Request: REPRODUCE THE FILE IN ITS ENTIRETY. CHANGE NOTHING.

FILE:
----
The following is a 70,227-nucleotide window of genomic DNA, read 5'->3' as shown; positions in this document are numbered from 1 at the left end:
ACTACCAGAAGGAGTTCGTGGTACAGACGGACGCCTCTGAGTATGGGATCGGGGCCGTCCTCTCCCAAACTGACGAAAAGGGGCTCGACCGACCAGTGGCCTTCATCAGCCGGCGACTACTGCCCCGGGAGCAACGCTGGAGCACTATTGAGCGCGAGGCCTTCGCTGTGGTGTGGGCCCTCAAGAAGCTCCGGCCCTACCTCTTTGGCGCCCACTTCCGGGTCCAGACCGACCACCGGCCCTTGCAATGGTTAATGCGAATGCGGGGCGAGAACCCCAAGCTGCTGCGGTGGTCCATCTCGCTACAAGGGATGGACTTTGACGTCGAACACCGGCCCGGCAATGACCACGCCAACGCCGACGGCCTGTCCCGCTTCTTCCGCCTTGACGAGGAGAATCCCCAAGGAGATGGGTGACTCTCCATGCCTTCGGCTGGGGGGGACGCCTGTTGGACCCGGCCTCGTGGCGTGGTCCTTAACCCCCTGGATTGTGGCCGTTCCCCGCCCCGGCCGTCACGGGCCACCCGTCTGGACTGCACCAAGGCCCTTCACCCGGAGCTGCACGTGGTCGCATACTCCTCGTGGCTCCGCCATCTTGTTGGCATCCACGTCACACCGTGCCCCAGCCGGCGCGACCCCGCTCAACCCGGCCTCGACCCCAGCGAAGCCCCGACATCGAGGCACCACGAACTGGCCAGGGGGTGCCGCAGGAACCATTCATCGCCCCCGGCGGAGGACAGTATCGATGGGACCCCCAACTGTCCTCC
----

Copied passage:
The following is a 70,227-nucleotide window of genomic DNA, read 5'->3' as shown; positions in this document are numbered from 1 at the left end:
ACTACCAGAAGGAGTTCGTGGTACAGACGGACGCCTCTGAGTATGGGATCGGGGCCGTCCTCTCCCAAACTGACGAAAAGGGGCTCGACCGACCAGTGGCCTTCATCAGCCGGCGACTACTGCCCCGGGAGCAACGCTGGAGCACTATTGAGCGCGAGGCCTTCGCTGTGGTGTGGGCCCTCAAGAAGCTCCGGCCCTACCTCTTTGGCGCCCACTTCCGGGTCCAGACCGACCACCGGCCCTTGCAATGGTTAATGCGAATGCGGGGCGAGAACCCCAAGCTGCTGCGGTGGTCCATCTCGCTACAAGGGATGGACTTTGACGTCGAACACCGGCCCGGCAATGACCACGCCAACGCCGACGGCCTGTCCCGCTTCTTCCGCCTTGACGAGGAGAATCCCCAAGGAGATGGGTGACTCTCCATGCCTTCGGCTGGGGGGGACGCCTGTTGGACCCGGCCTCGTGGCGTGGTCCTTAACCCCCTGGATTGTGGCCGTTCCCCGCCCCGGCCGTCACGGGCCACCCGTCTGGACTGCACCAAGGCCCTTCACCCGGAGCTGCACGTGGTCGCATACTCCTCGTGGCTCCGCCATCTTGTTGGCATCCACGTCACACCGTGCCCCAGCCGGCGCGACCCCGCTCAACCCGGCCTCGACCCCAGCGAAGCCCCGACATCGAGGCACCACGAACTGGCCAGGGGGTGCCGCAGGAACCATTCATCGCCCCCGGCGGAGGACAGTATCGATGGGACCCCCAACTGTCCTCC